PITTSBURGH — The national office for a fraternity accused of keeping a private Facebook page with nude photos of drunk, unconscious female students at Penn State University has expelled 38 members from the university’s chapter and revoked its charter for three years, an official said Monday.

The statement from Kappa Delta Rho’s national headquarters in Greensburg came shortly before an 11 a.m. news conference in Philadelphia, at which an attorney for former KDR member James Vivenzio, who reported the Facebook page to police, announced his client has filed a lawsuit against Penn State, the campus fraternity chapter and its national office.

Attorney Aaron Frewiald described a culture of physical and psychological abuse of fraternity pledges and others. He said the university was made aware of the situation months ago, but apparently did not act decisively.

Lisa Powers, a Penn State spokeswoman, could not immediately be reached for comment regarding the news conference and lawsuit. The suit was filed in Common Pleas Court in Philadelphia.

With Vivenzio, 21, and his parents looking on, their attorney cited “humiliating” and “degrading” images, mostly of women, but also of men.

State College police, who have been conducting a criminal investigation, said the Facebook page had 144 active members including students and graduates. The page also contained derogatory comments.

“There was an image of a young woman who lost control of her bowels from liquor, passed out on a sofa,” Frewiald said.

He alluded to drug activities, assault and other acts that he said his client sought to draw attention to.

“I’m hoping we can end hazing at Penn State and elsewhere,” said Vivenzio, who addressed the news conference.

“What really allowed these horrible things to take place was the attitude and the practice and the culture of this fraternity, of the national fraternity and the university,” he said.

Joseph Rosenberg, executive director at Kappa Delta Rho national headquarters, said the expulsions followed Penn State’s announced sanctions against the chapter last week, and a review and reorganization by the national office. Penn State announced it had effectively shut down the Kappa Delta Rho campus chapter for three years by removing its recognition as a student organization.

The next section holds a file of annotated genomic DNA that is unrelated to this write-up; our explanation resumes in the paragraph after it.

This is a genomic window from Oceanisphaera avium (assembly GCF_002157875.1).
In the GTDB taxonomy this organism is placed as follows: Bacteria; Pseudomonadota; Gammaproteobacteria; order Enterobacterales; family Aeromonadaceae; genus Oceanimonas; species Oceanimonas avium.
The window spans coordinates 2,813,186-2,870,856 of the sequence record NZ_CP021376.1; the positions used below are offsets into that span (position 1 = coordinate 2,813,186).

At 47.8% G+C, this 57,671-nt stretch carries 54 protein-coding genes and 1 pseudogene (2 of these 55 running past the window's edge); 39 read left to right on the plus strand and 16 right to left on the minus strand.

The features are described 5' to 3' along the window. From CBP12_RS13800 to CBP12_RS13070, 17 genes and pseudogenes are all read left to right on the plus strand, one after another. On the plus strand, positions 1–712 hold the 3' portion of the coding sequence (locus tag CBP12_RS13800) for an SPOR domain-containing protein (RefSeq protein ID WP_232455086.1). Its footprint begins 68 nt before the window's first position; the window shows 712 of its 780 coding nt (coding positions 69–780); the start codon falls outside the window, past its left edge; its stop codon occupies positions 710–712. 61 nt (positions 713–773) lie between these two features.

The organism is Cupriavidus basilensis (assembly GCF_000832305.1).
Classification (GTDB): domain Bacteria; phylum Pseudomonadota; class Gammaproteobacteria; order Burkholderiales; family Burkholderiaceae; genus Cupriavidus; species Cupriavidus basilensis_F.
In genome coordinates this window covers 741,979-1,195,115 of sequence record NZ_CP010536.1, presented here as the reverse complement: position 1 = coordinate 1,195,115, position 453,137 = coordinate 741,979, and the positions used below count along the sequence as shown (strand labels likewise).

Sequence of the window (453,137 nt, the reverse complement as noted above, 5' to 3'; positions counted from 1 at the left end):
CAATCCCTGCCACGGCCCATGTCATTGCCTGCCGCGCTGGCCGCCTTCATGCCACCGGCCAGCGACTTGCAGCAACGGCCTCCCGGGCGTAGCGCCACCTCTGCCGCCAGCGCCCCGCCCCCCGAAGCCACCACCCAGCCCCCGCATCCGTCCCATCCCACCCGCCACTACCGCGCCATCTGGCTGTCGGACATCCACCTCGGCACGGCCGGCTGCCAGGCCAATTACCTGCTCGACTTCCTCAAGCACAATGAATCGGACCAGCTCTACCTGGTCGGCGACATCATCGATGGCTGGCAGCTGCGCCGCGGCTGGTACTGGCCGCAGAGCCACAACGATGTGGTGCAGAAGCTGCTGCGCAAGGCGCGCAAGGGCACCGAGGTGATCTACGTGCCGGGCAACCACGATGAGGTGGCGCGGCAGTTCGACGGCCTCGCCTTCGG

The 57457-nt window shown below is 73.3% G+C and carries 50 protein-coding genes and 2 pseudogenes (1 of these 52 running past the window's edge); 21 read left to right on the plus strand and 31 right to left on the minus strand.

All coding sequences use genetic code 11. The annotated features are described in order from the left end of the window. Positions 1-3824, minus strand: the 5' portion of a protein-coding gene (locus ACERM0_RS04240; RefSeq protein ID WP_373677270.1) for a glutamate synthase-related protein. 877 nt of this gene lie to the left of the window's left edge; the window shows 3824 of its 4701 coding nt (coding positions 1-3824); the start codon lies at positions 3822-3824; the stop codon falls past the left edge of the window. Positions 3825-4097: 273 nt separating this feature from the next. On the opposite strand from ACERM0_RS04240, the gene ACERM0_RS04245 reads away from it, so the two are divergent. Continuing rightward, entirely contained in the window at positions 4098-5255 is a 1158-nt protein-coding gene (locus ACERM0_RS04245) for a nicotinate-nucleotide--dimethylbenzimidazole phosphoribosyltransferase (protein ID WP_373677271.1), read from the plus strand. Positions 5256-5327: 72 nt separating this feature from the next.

The fraternity’s review was “guided by a deep commitment to our values, among which is respect for all persons at all times.

“It is clear that the conduct of some members of our Penn State chapter did not meet this standard,” Rosenberg wrote.

Those members not expelled have been moved to alumni status, Rosenberg said. He expressed gratitude to members “who assumed responsibility after the regrettable events” and thanked the new president of the chapter, Tom Friel, for positive efforts since.

Unlike Oklahoma, which has announced the expulsion from campus of unnamed fraternity members in that case, Penn State officials say they will not confirm if any individual members are sanctioned, and what those sanctions are, citing a different interpretation of the Federal Educational Rights and Family Rights Act (FERPA).

Word of the private Facebook page at Kappa Delta Rho surfaced in March. The incident, coming within days of discovery of a racist fraternity chant caught on video at the University of Oklahoma, drew national attention to fraternity transgressions.

The Penn State case also came amid an ongoing discussion about sexual assault on college campuses. It hit a campus still rebounding from the Jerry Sandusky child sex abuse scandal, which spawned criminal charges against some former leaders accused of being part of a cover-up of assaults on young boys by Sandusky, a retired assistant football coach at Penn State, now in prison.


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